The word kidney, which is attested around 1325, is of unclear origin. The second element of the Middle-English form kidenei, plural kideneiren, is apparently ey, plural eyren, meaning egg (cf. German Eier, literally eggs, used to mean testicles). The first element remains uncertain; it is perhaps identical with cud. The Anglo-Saxon name for kidney was cropp.
The word kidney, like heart and liver, was used to mean temperament (cf. also in petto). This sense is first recorded in The Merry Wives of Windsor (around 1597), by the English poet and playwright William Shakespeare (1564-1616). Mistress Ford and Mistress Page have tricked Falstaff into hiding in a laundry basket full of filthy, smelly clothes awaiting laundering because of the imminent arrival of Ford, who suspects his wife of cheating. The wives have the basket taken away and the contents thrown into the Thames. At the Garter Inn, Falstaff tells of the fear and horror he experienced:
(Folio 1, 1623)
Then to be stopt in like a strong distillation with stink-
ing Cloathes, that fretted in their owne grease:
thinke of that, a man of my Kidney; thinke of that,
that am as subiect to heate as butter; a man of conti-
nuall dissolution, and thaw: it was a miracle to scape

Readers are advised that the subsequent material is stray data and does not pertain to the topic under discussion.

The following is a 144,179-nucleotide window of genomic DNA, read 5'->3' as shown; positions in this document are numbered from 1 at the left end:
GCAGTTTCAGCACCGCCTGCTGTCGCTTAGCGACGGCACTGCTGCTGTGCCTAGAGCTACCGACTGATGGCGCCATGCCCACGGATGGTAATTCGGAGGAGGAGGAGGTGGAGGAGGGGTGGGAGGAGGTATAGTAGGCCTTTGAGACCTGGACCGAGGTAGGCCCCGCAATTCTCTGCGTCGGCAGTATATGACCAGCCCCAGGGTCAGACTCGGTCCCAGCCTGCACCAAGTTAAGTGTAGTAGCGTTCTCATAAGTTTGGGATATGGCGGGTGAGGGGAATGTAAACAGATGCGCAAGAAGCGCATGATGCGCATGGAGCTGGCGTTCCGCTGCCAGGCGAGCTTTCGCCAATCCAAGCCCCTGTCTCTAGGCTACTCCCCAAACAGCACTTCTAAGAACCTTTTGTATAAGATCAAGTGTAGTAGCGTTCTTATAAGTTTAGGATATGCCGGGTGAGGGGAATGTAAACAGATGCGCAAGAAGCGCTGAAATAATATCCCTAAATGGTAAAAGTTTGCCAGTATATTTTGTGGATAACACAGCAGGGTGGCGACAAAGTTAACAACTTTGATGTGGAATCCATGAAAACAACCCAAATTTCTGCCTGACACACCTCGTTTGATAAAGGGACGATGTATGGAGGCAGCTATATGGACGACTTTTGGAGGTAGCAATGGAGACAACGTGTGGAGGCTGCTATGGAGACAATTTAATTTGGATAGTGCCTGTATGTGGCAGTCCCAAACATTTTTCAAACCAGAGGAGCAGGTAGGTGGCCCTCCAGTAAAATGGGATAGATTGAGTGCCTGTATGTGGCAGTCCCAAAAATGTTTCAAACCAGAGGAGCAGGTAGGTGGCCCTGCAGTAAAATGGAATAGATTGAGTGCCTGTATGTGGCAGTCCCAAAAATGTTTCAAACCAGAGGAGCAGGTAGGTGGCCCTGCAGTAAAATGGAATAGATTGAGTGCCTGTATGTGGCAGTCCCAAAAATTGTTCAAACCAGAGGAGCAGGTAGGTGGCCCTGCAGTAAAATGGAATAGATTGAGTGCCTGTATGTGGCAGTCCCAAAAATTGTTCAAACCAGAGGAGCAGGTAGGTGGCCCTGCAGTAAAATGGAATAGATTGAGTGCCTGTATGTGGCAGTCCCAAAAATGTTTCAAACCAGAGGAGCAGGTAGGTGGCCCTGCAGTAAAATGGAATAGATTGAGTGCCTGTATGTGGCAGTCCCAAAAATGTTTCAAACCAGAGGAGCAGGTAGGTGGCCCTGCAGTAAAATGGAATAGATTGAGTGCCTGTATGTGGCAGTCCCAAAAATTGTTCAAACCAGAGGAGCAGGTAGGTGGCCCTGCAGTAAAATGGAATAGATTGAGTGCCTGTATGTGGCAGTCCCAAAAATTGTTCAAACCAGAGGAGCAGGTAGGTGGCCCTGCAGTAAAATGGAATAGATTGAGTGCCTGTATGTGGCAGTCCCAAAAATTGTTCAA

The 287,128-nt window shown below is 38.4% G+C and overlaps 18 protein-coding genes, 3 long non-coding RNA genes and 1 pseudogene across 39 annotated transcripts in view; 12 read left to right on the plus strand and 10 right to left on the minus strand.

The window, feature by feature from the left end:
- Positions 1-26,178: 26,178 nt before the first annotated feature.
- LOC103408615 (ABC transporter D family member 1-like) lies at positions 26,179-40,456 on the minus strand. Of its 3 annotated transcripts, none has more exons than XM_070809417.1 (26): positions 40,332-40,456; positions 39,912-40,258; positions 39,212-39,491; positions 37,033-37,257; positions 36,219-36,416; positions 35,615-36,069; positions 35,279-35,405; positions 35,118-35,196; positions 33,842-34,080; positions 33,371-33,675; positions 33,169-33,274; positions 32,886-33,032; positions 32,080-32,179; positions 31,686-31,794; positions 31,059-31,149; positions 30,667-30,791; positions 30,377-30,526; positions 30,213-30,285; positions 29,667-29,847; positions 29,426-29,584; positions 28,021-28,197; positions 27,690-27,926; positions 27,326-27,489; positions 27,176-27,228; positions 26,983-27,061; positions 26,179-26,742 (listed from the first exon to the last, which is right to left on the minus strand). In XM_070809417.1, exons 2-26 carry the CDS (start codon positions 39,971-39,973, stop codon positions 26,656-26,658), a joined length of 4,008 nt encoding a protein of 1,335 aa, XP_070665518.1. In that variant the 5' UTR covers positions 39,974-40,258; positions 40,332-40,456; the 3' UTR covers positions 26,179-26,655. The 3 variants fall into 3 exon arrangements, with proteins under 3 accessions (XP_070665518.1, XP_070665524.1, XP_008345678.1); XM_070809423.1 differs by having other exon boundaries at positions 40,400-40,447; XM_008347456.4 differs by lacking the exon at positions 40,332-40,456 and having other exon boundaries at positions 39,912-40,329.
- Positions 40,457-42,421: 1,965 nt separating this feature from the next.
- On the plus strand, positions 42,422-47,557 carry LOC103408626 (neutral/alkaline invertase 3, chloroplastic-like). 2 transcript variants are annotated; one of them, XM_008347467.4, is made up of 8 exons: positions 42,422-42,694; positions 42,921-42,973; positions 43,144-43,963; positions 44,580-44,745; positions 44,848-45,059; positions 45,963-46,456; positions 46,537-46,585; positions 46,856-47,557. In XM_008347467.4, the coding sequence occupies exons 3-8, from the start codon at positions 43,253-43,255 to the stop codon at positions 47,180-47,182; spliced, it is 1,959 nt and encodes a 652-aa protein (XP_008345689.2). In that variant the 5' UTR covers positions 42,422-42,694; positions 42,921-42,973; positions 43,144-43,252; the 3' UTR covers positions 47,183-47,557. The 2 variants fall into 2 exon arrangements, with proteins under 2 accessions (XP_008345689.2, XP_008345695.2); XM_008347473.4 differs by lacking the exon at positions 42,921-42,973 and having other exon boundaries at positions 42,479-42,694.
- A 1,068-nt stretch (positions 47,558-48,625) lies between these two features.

suffocation. And in the height of this Bath (when I
was more then halfe stew’d in grease (like a Dutch-
dish) to be throwne into the Thames, and
coold, glowing-hot, in that serge like a Horse-
shoo; thinke of that; hissing hot: thinke of that.
The word came to also mean sort, class, kind. The following is from A New Dictionary of the Terms Ancient and Modern of the Canting Crew (1699), by “B. E. Gent.”:
Of that Kidney, of such a Stamp. Of a strange Kidney, of an odd or unaccountable Humor.
In The Tatler; or Lucubrations of Isaac Bickerstaff, Esq of 28th September 1710, the Irish satirist, poet and Anglican cleric Jonathan Swift (1667-1745) criticised the figurative use of kidney as part of “the continual corruption of our English Tongue” produced by “two evils, ignorance, and want of taste”. Instead of giving a list of “the late refinements crept into our Language”, he sent the copy of a letter that he had supposedly received, which “is in every point an admirable pattern of the present polite way of writing”. One of the “refinements” he denounced was “the choice of certain words invented by some pretty Fellows, such as “Banter, Bamboozle, Country Put, and Kidney,” as it is there applied”, referring to the following in the letter:
The Jacks and others of that Kidney are very uppish.
Similarly, in A Dictionary of the English Language (1755), by the English lexicographer Samuel Johnson (1709-84), the figurative meaning of kidney is:
Race; kind: in ludicrous language.